Climate change is inherently unjust and inequitable; those most responsible for increased greenhouse gas emissions across the globe are most likely to be among the last to suffer from their impacts. Reaching a safe and stable climate is not possible without addressing current and historic inequities. Climate equity ensures a just transition to a future in which all communities can thrive by following the lead of those most impacted by climate change – primarily BIPOC – and prioritizing their access to infrastructure for resilience and its associated benefits. It is used to address the socioeconomic, sociocultural, and physical impacts of climate change. 


The Ecology Center was founded in 1969 as one of the first action-oriented environmental organizations in the country. In the early days, the Ecology Center was a meeting place where environmental thinkers and activists gathered and distributed information through the bookstore, newsletter, library, and printing press.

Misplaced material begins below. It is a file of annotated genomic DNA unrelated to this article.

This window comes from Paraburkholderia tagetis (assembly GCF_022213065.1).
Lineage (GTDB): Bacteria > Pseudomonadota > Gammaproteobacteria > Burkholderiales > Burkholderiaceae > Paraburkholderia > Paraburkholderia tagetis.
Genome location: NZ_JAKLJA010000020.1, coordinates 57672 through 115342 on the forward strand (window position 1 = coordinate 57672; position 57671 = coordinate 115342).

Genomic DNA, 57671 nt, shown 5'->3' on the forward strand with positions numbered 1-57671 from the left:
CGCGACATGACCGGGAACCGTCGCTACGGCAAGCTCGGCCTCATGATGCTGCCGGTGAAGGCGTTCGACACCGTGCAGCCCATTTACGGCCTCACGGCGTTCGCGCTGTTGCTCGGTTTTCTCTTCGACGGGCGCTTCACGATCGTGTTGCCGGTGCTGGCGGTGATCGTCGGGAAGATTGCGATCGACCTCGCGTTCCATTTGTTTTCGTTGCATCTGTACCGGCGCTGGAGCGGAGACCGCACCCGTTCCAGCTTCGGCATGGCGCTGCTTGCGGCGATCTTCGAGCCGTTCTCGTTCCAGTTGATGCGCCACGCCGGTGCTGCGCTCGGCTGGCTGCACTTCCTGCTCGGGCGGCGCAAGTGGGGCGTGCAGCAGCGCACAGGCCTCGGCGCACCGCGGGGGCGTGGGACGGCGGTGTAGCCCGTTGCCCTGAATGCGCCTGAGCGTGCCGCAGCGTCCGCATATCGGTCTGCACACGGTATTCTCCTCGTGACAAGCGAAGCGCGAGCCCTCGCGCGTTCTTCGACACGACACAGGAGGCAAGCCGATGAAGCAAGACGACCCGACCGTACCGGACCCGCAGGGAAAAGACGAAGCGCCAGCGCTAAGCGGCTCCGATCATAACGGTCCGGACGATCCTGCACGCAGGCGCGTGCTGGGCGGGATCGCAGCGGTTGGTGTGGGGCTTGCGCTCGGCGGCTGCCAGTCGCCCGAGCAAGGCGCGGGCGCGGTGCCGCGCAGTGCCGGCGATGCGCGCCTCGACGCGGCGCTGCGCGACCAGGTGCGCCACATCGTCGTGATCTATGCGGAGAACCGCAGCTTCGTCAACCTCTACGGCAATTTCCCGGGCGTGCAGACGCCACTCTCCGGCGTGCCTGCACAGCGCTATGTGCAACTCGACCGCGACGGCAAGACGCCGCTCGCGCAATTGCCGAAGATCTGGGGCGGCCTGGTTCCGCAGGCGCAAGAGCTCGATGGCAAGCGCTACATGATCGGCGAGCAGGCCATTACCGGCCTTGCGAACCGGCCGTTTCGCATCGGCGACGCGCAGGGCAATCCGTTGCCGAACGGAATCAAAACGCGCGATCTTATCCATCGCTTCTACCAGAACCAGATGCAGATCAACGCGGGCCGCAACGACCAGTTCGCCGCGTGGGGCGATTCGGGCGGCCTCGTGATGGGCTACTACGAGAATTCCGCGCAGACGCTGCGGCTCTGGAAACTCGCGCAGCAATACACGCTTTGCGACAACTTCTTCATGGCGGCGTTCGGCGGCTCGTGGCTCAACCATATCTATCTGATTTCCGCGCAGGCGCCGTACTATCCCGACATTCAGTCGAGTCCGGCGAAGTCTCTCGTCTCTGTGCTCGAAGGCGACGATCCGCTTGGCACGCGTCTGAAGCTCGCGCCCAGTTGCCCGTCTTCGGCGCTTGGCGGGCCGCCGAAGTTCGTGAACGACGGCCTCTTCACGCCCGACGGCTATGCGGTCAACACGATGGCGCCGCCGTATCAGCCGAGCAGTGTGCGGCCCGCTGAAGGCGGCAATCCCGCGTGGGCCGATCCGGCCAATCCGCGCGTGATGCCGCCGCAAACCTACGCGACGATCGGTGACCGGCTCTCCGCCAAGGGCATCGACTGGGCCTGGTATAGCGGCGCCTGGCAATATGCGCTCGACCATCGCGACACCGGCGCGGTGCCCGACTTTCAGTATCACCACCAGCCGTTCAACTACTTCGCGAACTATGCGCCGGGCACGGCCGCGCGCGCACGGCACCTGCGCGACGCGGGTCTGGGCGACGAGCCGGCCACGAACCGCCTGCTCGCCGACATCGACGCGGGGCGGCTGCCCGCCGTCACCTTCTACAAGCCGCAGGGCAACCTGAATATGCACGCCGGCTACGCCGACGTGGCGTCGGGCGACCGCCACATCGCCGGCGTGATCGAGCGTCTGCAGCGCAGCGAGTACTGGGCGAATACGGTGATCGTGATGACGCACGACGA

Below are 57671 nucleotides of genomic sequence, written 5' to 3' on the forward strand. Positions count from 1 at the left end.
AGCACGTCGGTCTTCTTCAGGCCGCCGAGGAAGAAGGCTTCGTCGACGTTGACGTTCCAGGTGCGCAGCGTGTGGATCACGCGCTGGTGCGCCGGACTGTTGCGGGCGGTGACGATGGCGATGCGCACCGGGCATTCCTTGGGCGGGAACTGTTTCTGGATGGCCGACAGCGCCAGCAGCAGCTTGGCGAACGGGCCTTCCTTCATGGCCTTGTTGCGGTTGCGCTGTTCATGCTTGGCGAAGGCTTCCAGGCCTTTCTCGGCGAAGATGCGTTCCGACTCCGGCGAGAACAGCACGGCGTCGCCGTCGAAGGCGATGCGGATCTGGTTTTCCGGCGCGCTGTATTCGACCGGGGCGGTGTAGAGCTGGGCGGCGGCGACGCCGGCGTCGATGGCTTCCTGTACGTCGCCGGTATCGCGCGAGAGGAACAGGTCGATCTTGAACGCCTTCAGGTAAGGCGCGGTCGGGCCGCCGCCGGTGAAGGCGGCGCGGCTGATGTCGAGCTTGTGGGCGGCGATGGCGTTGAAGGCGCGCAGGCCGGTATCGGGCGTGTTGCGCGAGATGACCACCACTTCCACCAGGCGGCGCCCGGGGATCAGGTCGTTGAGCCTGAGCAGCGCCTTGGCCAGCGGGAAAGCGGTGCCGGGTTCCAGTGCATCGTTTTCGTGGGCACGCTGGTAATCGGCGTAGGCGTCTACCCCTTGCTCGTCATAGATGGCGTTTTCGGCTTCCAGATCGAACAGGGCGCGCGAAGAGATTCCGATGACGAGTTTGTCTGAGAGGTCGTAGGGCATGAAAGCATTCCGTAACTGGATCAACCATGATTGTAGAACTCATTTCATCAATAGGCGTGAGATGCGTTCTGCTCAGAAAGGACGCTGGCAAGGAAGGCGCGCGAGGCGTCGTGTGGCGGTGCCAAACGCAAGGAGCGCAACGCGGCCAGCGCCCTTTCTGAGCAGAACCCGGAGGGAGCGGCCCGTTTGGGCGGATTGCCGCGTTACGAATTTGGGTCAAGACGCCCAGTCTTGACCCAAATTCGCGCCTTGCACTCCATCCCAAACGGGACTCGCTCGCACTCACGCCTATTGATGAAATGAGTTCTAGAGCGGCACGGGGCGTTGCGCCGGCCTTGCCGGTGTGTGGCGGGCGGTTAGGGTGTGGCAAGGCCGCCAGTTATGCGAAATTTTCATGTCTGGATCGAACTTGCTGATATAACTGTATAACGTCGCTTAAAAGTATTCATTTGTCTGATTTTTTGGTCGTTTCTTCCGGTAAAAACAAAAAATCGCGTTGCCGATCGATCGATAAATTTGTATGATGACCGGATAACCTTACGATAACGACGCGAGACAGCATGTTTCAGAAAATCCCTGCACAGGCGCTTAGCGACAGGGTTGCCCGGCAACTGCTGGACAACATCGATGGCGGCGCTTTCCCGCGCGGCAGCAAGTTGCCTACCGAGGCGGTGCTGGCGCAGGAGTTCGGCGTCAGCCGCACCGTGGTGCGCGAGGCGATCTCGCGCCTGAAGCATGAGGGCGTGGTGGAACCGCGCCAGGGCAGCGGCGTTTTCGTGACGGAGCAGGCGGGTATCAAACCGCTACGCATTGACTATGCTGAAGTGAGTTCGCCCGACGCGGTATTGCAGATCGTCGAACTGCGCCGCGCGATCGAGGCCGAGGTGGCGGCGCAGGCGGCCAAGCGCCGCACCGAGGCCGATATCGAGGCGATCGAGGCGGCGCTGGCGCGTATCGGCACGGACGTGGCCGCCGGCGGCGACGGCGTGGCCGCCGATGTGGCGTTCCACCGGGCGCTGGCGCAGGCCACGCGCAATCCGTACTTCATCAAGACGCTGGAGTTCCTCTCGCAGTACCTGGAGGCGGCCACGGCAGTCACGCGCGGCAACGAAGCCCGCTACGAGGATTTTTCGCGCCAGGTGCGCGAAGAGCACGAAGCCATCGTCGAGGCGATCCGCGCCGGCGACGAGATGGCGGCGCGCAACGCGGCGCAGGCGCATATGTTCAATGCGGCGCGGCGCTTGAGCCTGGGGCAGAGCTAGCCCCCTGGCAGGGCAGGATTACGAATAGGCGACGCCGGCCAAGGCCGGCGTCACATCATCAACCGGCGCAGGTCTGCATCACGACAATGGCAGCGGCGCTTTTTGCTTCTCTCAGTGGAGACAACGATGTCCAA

As an organization, we recognize that there are multiple systems of oppression and extraction that have created the climate crisis, and that have put BIPOC communities at the frontlines of experiencing the impacts of climate change first and worst. With this theory of change, our organization’s program areas are aimed at building a healthier and more just future for the East Bay port community ecosystem. For example, our Food & Farming work addresses the lack of healthy food access, as well as the unsustainable nature of large scale international agriculture. Other recent examples of this strategy include getting rid of disposable carry-out bags across the state of California (in 2016) and creating a phase shift in the battles against Big Soda by passing the nation’s first soda tax (in 2014). In each of these efforts, we punched above our weight by building a strong, local coalition to start the efforts in our communities and then partnered with organizations that could help spread our success.